MEXICO CITY — Mexico’s homicide rate remained high in 2020 despite the coronavirus pandemic, with a decline of only 0.4% compared to 2019, the government reported Wednesday.
Authorities hailed the decline to 34,515 homicides in 2020, but that was only 133 fewer than the 34,648 committed in 2019. The decline is equivalent to just over one day’s worth of the average daily homicide toll of 95 killings.
Many had expected that partial lockdowns and reduced movement due to the coronavirus pandemic would significantly reduce the number of killings.
It is the second straight year that homicides have basically flatlined in Mexico. More reliable figures published by the National Statistics Institute showed a similar decline of about half a per cent between 2018 and 2019.
Since President Andrés Manuel López Obrador took office in December 2018, Mexico’s homicide rate has remained at historically high levels of 29 killings per 100,000 inhabitants in 2019, according to the Statistics Institute figures. In Wednesday’s report, the army, police and National Guard, cited a lower figure of 27 per 100,000 for 2020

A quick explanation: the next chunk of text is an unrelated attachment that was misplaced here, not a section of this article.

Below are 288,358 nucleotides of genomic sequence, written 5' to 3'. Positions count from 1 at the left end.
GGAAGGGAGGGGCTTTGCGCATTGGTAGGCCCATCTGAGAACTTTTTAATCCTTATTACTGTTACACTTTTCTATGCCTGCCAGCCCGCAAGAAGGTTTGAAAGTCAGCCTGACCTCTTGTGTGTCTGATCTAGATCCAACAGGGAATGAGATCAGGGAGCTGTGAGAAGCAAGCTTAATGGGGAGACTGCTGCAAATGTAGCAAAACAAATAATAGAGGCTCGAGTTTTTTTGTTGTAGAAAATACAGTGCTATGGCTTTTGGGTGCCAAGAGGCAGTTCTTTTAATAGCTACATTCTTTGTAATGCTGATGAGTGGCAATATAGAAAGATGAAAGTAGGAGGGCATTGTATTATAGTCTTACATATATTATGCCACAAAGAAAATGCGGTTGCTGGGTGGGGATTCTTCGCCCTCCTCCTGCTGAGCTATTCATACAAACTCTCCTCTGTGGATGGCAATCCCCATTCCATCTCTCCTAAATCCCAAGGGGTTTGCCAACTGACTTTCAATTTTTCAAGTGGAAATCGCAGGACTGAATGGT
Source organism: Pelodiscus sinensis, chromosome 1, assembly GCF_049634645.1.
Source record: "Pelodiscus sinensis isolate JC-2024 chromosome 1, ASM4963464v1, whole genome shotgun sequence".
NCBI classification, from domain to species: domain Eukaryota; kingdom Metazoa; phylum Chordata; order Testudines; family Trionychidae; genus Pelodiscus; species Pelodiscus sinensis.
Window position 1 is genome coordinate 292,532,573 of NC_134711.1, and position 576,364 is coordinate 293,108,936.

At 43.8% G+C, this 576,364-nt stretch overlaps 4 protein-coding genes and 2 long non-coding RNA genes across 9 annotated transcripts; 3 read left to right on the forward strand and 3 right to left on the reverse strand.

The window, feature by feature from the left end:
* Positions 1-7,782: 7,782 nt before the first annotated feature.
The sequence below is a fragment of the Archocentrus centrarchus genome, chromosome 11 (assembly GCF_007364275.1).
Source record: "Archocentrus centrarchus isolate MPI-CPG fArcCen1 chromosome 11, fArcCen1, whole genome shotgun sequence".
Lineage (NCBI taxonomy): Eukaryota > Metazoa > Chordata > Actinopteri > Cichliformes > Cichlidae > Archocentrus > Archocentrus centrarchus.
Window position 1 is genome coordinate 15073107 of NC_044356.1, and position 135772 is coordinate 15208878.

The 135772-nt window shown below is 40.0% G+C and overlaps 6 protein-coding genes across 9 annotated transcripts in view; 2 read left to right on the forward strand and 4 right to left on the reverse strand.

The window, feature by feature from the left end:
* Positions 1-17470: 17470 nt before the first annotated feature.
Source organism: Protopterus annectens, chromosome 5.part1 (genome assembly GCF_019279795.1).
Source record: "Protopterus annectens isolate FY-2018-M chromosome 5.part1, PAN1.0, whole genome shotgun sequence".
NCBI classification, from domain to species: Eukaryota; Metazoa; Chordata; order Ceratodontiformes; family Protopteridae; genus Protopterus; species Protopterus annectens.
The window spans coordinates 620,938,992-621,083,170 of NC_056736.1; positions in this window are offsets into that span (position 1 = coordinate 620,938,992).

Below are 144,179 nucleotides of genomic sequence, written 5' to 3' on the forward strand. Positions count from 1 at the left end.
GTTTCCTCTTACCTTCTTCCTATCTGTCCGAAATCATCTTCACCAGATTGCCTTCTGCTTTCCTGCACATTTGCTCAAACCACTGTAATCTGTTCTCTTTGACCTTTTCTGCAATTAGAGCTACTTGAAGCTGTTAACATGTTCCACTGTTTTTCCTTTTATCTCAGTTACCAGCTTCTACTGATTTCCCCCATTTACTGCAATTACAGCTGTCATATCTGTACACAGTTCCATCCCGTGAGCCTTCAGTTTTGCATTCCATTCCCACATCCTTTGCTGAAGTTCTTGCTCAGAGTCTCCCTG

However, the statistic institute’s figures, which are based on death certificates, are considered more reliable.
By comparison, there were about 5 murders per 100,000 people in the United States in 2018, the latest year for which comparable data is available.
Homicide rates were over 70 per 100,000 inhabitants in four Mexican states: the border states of Baja California and Chihuahua, the Pacific coast state of Colima and the north-central state of Guanajuato. Drug cartels are fighting turf battles in all of those states.
The border city of Tijuana saw over 4,000 homicides in 2020, or almost 12% of the national total.
The Associated Press